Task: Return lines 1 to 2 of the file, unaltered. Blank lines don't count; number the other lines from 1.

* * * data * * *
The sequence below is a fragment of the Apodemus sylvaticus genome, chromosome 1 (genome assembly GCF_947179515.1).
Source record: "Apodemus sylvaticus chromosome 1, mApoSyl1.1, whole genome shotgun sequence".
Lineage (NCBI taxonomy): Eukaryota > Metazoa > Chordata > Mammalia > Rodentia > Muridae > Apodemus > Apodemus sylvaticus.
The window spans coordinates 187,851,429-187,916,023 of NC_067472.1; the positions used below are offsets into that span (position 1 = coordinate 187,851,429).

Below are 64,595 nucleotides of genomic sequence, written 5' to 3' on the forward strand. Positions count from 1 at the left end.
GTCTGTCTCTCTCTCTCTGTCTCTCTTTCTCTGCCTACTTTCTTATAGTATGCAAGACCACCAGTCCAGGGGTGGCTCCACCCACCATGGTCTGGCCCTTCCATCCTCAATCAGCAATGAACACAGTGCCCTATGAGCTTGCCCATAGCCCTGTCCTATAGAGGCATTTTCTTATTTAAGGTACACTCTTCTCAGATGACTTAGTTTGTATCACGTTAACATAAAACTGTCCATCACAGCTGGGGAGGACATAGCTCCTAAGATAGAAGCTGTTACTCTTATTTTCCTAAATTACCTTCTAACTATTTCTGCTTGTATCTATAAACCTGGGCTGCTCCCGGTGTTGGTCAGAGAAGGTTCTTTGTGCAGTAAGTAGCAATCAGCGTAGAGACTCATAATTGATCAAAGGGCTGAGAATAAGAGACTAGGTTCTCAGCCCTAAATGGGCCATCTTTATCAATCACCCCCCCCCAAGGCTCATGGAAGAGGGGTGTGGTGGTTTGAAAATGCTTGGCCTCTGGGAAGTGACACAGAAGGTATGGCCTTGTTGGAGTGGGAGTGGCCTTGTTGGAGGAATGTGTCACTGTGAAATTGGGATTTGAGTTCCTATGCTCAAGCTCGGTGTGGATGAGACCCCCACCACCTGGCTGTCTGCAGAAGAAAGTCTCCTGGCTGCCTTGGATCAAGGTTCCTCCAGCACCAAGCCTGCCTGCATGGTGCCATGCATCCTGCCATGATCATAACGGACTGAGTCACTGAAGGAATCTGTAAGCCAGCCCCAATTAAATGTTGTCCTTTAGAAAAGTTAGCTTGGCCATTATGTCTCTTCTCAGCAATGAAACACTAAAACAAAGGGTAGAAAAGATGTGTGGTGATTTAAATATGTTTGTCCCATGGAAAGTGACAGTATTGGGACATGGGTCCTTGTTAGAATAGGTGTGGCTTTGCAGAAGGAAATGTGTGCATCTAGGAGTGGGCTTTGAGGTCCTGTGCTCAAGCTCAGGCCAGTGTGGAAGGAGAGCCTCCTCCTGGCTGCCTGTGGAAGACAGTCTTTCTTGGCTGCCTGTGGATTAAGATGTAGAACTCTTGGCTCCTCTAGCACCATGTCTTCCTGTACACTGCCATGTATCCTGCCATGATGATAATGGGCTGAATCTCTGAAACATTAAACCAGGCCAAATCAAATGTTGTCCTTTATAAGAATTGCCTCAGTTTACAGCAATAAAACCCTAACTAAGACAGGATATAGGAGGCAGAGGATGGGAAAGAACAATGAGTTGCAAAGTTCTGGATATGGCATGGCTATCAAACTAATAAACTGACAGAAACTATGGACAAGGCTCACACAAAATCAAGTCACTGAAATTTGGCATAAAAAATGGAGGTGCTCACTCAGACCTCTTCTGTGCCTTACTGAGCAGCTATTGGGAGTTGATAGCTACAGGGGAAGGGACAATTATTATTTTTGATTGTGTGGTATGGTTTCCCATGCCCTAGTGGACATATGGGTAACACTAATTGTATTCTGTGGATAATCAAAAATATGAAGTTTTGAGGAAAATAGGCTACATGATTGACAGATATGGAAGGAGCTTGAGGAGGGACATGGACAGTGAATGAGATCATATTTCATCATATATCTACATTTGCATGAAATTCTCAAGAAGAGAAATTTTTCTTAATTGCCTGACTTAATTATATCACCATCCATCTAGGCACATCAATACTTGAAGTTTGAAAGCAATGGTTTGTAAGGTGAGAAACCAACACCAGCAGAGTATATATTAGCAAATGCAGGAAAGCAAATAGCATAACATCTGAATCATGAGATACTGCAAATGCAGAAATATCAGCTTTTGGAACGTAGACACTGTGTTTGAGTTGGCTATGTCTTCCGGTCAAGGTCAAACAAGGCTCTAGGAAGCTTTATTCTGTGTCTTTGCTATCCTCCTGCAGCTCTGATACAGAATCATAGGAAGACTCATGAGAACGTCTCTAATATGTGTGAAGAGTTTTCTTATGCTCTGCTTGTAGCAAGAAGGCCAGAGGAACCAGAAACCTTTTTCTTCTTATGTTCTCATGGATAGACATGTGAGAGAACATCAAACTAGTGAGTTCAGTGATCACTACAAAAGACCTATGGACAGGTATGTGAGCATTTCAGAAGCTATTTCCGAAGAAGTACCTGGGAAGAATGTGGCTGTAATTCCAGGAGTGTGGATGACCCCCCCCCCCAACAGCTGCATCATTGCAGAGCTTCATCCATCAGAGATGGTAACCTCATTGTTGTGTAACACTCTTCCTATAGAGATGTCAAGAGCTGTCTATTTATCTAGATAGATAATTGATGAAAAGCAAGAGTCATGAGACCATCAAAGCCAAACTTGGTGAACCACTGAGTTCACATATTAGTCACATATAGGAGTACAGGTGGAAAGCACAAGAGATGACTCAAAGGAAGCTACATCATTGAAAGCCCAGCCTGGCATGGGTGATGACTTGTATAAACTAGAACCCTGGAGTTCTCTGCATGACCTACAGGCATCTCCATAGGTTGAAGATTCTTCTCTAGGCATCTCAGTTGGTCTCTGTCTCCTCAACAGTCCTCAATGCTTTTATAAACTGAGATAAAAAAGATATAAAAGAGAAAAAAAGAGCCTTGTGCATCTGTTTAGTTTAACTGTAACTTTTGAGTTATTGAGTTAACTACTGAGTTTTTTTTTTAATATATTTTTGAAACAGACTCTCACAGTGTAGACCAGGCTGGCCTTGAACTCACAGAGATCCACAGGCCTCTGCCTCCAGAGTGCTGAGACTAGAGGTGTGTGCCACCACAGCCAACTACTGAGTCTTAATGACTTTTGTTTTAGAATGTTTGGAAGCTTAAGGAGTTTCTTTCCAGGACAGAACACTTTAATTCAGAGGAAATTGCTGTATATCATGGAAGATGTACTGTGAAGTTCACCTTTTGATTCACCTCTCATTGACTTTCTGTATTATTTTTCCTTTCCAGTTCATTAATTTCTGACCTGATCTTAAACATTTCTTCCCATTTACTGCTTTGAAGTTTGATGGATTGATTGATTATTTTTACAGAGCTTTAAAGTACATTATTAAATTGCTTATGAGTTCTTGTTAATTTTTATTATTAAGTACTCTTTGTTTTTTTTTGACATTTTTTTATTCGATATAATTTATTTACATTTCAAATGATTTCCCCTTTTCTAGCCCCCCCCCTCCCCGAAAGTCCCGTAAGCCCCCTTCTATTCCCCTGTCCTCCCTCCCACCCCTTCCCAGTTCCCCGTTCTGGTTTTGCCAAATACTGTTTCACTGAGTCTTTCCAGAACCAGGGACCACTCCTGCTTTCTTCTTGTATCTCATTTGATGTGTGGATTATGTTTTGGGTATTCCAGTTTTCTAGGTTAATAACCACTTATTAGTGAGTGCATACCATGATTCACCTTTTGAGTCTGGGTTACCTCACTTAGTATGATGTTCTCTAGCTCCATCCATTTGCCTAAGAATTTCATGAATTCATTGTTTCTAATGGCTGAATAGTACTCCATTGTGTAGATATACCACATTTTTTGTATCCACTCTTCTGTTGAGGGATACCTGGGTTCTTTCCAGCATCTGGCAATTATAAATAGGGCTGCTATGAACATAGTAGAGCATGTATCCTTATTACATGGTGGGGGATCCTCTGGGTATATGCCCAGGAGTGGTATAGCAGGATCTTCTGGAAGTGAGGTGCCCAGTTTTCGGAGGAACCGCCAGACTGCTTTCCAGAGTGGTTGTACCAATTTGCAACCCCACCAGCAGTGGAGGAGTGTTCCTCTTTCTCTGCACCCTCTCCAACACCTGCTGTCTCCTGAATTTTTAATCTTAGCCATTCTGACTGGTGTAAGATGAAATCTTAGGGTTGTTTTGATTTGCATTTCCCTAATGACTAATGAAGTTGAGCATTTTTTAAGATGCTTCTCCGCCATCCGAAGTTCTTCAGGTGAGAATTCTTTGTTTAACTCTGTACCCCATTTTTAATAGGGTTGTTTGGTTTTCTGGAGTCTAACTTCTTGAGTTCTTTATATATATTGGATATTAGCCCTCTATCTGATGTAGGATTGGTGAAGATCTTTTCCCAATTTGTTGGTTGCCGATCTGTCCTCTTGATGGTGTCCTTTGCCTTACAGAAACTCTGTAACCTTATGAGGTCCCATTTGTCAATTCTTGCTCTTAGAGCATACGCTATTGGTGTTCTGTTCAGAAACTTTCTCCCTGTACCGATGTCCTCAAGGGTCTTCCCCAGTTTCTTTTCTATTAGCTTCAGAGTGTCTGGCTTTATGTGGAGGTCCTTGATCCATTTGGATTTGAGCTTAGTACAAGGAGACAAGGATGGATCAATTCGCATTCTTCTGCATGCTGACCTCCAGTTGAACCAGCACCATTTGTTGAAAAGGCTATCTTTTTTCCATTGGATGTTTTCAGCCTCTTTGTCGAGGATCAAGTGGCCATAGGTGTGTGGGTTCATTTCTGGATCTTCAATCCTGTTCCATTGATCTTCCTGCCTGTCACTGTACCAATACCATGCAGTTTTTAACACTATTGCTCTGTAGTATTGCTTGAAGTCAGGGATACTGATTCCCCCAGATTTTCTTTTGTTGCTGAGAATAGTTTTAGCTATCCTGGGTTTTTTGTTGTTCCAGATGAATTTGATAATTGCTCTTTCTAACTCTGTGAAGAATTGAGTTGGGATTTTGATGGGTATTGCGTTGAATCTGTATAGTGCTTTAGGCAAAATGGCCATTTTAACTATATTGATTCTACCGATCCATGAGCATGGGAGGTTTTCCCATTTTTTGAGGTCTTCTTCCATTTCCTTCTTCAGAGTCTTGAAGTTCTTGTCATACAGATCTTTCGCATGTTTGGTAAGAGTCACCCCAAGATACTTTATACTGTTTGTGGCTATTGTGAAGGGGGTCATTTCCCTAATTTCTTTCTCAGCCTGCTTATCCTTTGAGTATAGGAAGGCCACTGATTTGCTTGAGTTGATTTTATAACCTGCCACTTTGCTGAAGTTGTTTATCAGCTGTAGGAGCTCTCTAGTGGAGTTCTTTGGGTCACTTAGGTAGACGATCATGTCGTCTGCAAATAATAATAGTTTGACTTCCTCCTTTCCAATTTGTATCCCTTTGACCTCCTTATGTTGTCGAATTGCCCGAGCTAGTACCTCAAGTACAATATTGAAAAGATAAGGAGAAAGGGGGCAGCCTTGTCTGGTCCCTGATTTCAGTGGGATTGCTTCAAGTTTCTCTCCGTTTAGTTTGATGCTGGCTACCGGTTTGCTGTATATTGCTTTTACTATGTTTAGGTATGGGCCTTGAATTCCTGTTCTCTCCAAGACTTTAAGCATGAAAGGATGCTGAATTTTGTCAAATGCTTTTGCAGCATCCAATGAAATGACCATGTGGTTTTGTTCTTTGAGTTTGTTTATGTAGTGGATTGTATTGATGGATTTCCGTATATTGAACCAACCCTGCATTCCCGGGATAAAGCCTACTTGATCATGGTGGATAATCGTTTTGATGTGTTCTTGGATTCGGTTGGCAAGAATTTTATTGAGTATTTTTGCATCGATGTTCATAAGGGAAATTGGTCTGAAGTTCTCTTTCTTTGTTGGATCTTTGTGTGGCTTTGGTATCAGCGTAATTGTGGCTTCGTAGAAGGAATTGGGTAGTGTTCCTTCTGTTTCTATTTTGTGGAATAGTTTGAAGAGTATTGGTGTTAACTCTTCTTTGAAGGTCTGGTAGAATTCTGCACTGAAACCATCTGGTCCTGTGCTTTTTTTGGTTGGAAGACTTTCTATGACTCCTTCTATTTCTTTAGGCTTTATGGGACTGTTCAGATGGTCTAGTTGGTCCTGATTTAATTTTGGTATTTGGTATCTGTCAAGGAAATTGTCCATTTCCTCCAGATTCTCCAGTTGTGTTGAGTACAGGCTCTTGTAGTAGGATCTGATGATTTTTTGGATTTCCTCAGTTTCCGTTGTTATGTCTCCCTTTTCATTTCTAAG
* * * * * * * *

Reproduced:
The sequence below is a fragment of the Apodemus sylvaticus genome, chromosome 1 (genome assembly GCF_947179515.1).
Source record: "Apodemus sylvaticus chromosome 1, mApoSyl1.1, whole genome shotgun sequence".